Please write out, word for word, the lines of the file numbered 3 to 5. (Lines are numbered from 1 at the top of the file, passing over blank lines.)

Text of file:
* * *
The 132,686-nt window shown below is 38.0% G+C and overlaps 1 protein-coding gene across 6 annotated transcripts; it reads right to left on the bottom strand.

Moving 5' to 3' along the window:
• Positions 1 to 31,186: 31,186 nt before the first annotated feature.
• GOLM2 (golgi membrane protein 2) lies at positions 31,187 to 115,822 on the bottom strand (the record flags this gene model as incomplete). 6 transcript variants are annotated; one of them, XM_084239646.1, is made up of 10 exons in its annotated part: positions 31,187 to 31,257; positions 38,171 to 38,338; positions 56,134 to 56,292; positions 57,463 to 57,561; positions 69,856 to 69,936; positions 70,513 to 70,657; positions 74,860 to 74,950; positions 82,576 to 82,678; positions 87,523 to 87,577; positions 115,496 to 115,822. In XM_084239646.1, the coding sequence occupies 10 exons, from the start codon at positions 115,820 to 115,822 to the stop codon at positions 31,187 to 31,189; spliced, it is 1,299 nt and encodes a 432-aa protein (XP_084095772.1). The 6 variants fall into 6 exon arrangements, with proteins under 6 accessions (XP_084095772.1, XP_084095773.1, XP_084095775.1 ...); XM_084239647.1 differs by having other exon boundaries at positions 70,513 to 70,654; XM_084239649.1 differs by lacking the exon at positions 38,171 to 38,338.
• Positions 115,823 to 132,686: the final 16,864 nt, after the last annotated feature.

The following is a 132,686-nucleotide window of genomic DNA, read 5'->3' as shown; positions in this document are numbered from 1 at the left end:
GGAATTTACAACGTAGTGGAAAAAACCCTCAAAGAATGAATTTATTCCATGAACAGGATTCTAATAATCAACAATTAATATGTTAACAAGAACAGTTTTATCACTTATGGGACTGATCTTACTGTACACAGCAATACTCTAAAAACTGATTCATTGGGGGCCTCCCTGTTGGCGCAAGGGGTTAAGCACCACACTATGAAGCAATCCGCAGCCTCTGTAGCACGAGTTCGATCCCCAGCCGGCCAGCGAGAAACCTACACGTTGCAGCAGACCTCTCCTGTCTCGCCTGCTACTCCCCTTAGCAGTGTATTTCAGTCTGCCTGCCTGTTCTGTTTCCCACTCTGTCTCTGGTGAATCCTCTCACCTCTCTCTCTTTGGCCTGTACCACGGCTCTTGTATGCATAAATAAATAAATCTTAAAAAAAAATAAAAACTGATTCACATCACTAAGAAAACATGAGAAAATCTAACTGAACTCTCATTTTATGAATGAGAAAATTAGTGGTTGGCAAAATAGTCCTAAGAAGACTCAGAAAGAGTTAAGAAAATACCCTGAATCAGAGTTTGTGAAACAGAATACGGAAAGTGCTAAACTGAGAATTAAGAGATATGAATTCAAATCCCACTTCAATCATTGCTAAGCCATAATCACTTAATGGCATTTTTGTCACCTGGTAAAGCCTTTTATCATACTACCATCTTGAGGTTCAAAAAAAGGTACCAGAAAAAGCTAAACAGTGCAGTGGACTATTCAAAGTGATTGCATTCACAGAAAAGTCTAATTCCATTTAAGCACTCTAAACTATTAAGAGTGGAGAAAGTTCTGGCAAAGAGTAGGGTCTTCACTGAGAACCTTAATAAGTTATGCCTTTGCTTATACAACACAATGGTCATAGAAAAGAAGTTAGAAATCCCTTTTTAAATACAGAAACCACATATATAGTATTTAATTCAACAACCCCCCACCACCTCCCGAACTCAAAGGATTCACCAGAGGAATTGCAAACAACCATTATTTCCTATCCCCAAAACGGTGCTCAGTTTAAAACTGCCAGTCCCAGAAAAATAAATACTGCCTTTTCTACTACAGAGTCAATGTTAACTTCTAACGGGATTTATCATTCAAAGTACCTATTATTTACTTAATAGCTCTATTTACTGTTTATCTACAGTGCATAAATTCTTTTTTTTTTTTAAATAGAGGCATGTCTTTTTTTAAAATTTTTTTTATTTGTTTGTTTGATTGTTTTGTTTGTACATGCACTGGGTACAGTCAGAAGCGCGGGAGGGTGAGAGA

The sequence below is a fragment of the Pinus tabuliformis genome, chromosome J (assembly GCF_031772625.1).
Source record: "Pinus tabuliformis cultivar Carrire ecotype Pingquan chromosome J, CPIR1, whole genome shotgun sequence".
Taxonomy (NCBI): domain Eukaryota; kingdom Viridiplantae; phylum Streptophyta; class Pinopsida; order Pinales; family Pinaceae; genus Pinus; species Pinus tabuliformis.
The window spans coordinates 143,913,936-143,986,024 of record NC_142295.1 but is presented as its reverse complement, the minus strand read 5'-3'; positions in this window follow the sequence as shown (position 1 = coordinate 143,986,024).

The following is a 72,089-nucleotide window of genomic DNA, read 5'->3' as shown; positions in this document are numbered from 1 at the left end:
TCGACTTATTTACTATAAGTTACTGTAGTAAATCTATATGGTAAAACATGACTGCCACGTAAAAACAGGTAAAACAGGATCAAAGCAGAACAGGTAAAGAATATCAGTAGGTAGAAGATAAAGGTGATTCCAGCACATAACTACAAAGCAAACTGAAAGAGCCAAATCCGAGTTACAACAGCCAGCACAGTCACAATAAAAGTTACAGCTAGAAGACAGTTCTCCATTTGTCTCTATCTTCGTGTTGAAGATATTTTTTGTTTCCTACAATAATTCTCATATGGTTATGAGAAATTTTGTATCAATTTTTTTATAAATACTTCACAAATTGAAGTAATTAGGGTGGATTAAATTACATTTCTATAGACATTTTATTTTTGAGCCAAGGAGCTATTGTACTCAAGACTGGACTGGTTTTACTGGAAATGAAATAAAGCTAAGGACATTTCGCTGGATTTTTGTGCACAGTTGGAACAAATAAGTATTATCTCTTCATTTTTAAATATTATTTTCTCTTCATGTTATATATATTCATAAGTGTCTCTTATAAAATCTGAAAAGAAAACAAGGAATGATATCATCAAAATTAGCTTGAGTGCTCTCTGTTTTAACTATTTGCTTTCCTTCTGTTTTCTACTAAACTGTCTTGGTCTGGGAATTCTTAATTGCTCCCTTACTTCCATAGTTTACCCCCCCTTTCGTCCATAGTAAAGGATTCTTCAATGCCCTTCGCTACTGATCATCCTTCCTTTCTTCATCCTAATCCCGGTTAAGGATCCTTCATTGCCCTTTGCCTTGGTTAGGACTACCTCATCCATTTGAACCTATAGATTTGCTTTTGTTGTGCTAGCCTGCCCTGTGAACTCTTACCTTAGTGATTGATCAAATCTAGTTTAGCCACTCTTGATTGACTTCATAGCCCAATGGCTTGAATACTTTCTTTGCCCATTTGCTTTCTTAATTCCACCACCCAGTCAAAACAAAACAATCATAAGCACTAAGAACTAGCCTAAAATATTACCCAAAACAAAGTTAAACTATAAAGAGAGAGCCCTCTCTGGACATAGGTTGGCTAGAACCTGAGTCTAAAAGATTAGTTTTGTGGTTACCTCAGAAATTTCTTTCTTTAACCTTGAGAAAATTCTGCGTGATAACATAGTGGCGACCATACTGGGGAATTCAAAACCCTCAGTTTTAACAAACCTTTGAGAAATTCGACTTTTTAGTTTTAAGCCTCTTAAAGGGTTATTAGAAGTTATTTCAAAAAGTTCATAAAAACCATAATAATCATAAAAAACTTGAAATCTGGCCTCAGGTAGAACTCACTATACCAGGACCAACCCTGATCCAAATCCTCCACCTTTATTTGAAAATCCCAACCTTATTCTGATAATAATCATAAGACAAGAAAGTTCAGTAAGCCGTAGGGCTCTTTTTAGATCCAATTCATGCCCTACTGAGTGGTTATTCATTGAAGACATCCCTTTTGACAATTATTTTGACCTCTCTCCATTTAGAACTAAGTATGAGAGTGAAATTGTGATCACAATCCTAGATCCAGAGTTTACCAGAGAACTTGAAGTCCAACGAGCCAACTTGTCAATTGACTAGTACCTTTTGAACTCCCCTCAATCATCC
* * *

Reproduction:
• Positions 1 to 31,186: 31,186 nt before the first annotated feature.
• GOLM2 (golgi membrane protein 2) lies at positions 31,187 to 115,822 on the bottom strand (the record flags this gene model as incomplete). 6 transcript variants are annotated; one of them, XM_084239646.1, is made up of 10 exons in its annotated part: positions 31,187 to 31,257; positions 38,171 to 38,338; positions 56,134 to 56,292; positions 57,463 to 57,561; positions 69,856 to 69,936; positions 70,513 to 70,657; positions 74,860 to 74,950; positions 82,576 to 82,678; positions 87,523 to 87,577; positions 115,496 to 115,822. In XM_084239646.1, the coding sequence occupies 10 exons, from the start codon at positions 115,820 to 115,822 to the stop codon at positions 31,187 to 31,189; spliced, it is 1,299 nt and encodes a 432-aa protein (XP_084095772.1). The 6 variants fall into 6 exon arrangements, with proteins under 6 accessions (XP_084095772.1, XP_084095773.1, XP_084095775.1 ...); XM_084239647.1 differs by having other exon boundaries at positions 70,513 to 70,654; XM_084239649.1 differs by lacking the exon at positions 38,171 to 38,338.
• Positions 115,823 to 132,686: the final 16,864 nt, after the last annotated feature.